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Prev Med. 2003 Jan;36(1):99-107.

Household smoking bans: which households have them and do they work?

Author information

1
Office of Disease Prevention and Epidemiology, Department of Human Services, Portland, Oregon 97232, USA. Barbara.A.Pizacani@state.or.us

Abstract

BACKGROUND:

This study characterized Oregon households according to type and degree of restrictions on smoking and explored whether smoking restrictions are associated with decreased environmental tobacco smoke (ETS) exposure.

METHODS:

A population-based, random-digit-dialed cross-sectional telephone survey of 6,199 adult Oregonians was performed in 1997 to provide baseline data on tobacco use in Oregon.

RESULTS:

Seventy percent of Oregon households were composed of nonsmokers only, and 85% of those had a full ban on smoking inside the home. Of the households containing one or more smokers, 38% had a full household ban on smoking. Among respondents with a full ban in place, 99% of nonsmoker-only households reported that no one smoked in the home in the previous month, compared with 91% of households with at least one smoker. In both nonsmoker-only households and those with at least one smoker, full bans were strongly associated with awareness of the harm of ETS (OR = 12.8, 95% CI 7.3-22.3, and OR = 6.6, 95% CI 3.6-12.3, respectively). The presence of children in the household was also closely associated with full bans in the two types of households (OR = 4.6, 95% CI 2.8-7.6, and OR = 3.0, 95% CI 2.1-4.4, respectively). Nevertheless, 50% of households with children and a smoker present did not have a full ban in place.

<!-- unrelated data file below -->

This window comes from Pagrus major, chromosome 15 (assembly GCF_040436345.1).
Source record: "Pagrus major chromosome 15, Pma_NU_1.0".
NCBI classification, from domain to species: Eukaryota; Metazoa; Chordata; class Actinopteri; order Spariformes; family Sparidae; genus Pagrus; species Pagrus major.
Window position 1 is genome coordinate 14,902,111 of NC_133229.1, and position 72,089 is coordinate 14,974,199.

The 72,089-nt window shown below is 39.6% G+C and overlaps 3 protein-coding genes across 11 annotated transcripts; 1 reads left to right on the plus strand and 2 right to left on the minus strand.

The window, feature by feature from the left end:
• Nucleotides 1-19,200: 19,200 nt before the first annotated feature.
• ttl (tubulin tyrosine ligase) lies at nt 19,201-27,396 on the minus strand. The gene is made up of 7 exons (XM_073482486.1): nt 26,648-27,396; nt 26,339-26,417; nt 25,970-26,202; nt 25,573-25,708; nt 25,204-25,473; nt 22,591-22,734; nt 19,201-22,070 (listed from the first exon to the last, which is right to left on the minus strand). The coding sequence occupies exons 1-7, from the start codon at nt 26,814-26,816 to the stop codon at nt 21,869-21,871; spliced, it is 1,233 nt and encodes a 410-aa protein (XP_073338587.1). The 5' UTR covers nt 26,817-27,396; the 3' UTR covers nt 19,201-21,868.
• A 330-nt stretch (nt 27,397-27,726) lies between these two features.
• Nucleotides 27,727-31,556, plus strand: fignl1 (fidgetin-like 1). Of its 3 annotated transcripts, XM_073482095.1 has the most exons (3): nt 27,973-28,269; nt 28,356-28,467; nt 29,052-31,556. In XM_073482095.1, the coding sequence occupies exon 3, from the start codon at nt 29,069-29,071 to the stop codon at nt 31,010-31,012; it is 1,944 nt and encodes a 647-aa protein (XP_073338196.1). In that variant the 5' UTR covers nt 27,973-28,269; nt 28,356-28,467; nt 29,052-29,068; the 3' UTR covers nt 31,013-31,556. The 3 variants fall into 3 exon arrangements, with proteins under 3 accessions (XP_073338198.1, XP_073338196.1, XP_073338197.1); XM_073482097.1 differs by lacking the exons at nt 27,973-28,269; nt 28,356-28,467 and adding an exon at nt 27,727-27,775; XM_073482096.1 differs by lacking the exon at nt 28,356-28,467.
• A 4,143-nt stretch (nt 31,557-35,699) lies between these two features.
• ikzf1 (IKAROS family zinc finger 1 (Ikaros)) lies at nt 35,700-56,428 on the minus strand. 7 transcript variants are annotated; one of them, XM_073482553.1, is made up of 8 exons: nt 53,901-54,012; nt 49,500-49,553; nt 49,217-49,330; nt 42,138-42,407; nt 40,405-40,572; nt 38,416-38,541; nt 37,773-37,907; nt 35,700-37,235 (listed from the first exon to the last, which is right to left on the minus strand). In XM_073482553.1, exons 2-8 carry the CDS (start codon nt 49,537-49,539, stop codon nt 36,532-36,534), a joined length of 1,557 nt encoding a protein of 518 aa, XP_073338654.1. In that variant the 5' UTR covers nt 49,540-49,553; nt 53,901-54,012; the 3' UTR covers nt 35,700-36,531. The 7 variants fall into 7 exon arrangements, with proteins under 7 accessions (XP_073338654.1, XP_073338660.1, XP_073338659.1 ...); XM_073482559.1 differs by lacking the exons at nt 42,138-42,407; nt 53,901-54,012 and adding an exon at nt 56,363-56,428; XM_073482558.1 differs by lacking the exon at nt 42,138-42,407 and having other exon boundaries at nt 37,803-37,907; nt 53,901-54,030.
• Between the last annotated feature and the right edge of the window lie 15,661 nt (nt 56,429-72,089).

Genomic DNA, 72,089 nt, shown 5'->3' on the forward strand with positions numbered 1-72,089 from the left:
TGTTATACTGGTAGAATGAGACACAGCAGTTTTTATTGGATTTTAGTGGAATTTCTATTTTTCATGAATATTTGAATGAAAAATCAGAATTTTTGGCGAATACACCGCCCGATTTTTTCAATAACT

CONCLUSIONS:

While the prevalence of household smoking restrictions is high in Oregon, there remains room for improvement, since 50% of households with a smoker and a child present do not have a full ban on indoor smoking. Public health messages that focus on household smoking restrictions may help protect nonsmokers from exposure to ETS.

PMID:
12473430
DOI:
10.1006/pmed.2002.1123
[Indexed for MEDLINE]

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